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Table of Contents

Glimpse of the RAAF Meteorological Service




Chapter 1: Growing Up

Chapter 2: Port Moresby Before Pearl Harbour

Chapter 3: Port Moresby After Pearl Harbour
Work in the Meteorological Office
Japanese Land in Rabaul
Catalina and Hudson Operations
First Sight of the Japanese
Japanese Plans for the Invasion of Port Moresby
RAAF Meteorologists Under Threat of Japanese Advance
More Air Raids on Port Moresby
The Story of the Hudson
A Blow to Morale
More Air Raids but No 75 Squadron Kittykawks Arrive
Japanese Attempt to Invade Port Moresby by Sea
Japanese Submarines Attack Sydney
Attack on MV MacDhui
Return to Australia
The Meteorologists' Contribution

Chapter 4: Allied Air Force HQ and RAAF Command, Brisbane

Chapter 5: Japan Surrenders and We Are Demobilised



Appendix 1: References

Appendix 2: Milestones

Appendix 3: Papers Published in Tropical Weather Research Bulletins

Appendix 4: Radiosonde Observations 1941–46


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Chapter 3: Port Moresby After Pearl Harbour (continued)

I quickly became accustomed to life in the RAAF barracks and officers' mess. The walls of the bedrooms in the barracks were very thin. One of our older fellow officers was 'Pop' Fallon who, from memory, was an intelligence officer. He had the loudest snore I have ever heard. When the snoring began a call went up 'Who's going to wake Pop?'. We all feigned deep sleep. Eventually the call would come 'C'mon Grif (Griffin), we know you're awake. Wake the old bugger up.' We would then hear the sound of Grifs footsteps, hear him yell 'Wake up Pop, you're snoring' and then hear the sound of his running feet as he headed back to bed in an attempt to get to sleep before Pop began snoring again. I think 'Grif Griffin was an administrative officer, a grazier from Queensland, who bought my old Chevrolet when I had no further use for it. He and some of his mates had much enjoyment driving the old Chewy flat out along the limited mileage of the dusty roads.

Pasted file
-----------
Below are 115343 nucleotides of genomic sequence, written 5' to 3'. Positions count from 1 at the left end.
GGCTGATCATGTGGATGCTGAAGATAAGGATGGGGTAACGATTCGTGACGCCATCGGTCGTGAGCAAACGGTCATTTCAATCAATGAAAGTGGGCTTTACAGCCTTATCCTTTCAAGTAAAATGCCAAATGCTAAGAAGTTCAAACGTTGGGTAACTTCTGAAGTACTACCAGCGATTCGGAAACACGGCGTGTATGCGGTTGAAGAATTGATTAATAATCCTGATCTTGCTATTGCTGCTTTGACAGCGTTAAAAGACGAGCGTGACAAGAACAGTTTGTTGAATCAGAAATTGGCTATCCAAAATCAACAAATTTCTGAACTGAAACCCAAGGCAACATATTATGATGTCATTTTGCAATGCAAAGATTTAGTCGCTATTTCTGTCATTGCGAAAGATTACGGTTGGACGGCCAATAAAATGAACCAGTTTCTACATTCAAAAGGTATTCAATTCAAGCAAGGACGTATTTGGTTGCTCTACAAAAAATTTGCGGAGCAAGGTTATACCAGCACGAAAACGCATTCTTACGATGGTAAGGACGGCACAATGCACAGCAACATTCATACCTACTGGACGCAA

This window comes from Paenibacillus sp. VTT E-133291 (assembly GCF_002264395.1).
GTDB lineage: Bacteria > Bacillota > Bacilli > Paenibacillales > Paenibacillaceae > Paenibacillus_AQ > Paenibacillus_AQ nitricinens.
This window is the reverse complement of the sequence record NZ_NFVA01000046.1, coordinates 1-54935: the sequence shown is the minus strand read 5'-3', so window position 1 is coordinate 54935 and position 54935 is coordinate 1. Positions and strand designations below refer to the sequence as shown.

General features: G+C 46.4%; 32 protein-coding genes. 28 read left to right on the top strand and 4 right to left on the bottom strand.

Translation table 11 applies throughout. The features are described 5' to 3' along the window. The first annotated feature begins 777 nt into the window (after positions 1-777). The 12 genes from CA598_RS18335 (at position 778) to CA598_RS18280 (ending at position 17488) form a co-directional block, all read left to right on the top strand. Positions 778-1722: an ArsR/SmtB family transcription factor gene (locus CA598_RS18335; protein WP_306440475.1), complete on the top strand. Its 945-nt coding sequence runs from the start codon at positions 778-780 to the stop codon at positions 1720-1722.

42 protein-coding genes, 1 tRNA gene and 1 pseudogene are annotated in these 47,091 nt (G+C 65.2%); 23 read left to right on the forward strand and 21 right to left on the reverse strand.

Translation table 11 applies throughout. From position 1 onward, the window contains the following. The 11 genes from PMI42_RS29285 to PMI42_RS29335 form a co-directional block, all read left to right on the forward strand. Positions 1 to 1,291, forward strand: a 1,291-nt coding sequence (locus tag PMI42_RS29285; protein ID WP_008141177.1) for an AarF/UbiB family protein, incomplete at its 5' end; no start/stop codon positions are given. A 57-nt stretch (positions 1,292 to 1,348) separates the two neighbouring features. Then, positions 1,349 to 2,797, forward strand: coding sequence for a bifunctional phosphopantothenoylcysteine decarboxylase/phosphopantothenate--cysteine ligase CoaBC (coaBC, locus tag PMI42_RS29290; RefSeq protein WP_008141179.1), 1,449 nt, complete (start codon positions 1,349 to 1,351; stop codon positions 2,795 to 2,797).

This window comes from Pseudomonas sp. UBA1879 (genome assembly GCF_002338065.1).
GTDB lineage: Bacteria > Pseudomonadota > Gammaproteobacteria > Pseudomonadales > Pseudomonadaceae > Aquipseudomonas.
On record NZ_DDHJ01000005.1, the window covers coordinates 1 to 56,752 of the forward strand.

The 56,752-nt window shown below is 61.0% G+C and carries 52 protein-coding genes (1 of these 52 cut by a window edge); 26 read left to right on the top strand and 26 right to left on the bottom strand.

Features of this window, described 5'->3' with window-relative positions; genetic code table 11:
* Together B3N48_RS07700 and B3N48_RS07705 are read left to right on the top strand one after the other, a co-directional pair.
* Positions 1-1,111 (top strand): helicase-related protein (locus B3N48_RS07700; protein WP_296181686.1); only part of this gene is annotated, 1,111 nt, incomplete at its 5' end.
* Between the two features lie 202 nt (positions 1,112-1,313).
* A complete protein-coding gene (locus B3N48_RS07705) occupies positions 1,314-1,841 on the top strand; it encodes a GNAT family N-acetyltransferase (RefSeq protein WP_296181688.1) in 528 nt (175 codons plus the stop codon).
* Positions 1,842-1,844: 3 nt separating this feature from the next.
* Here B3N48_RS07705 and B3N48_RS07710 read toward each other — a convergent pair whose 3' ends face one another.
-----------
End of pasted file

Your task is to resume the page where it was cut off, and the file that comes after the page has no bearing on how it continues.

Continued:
I recall the equipment, intelligence, communications and administrative officers living in the barracks developed into a close-knit group, very conscious of their role of providing support for aircrew. As a recently married bloke who had been living-out with his young wife, I had not developed many close friendships with other officers of RAAF station Port Moresby but I soon became better acquainted with that jovial group. Despite the fact that the Japanese were not far away and likely to get closer, they had a devil-may-care attitude.

The food in the mess was a challenge to the cooks because it came from tins, mostly M & V (meat and vegetables). M & V tasted great for the first week or so (I was accustomed to Army food from my prewar experience in Sydney University Regiment camps). After a couple of weeks of an unvaried diet of M & V one's appetite became jaded in spite of our cooks' best efforts to disguise it. They were more successful in introducing variety in their desserts, having a supply of canned peaches and pears and flour with which to make tarts and pies. As the Japanese aerial and submarine activity applied increasing pressure on our lines of supply there was a noticeable deterioration in our meals.

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Gibbs, W. J. 1995 'A Glimpse of the RAAF Meteorological Service', Metarch Papers, No. 7 March 1995, Bureau of Meteorology

© Online Edition Australian Science and Technology Heritage Centre and Bureau of Meteorology 2001
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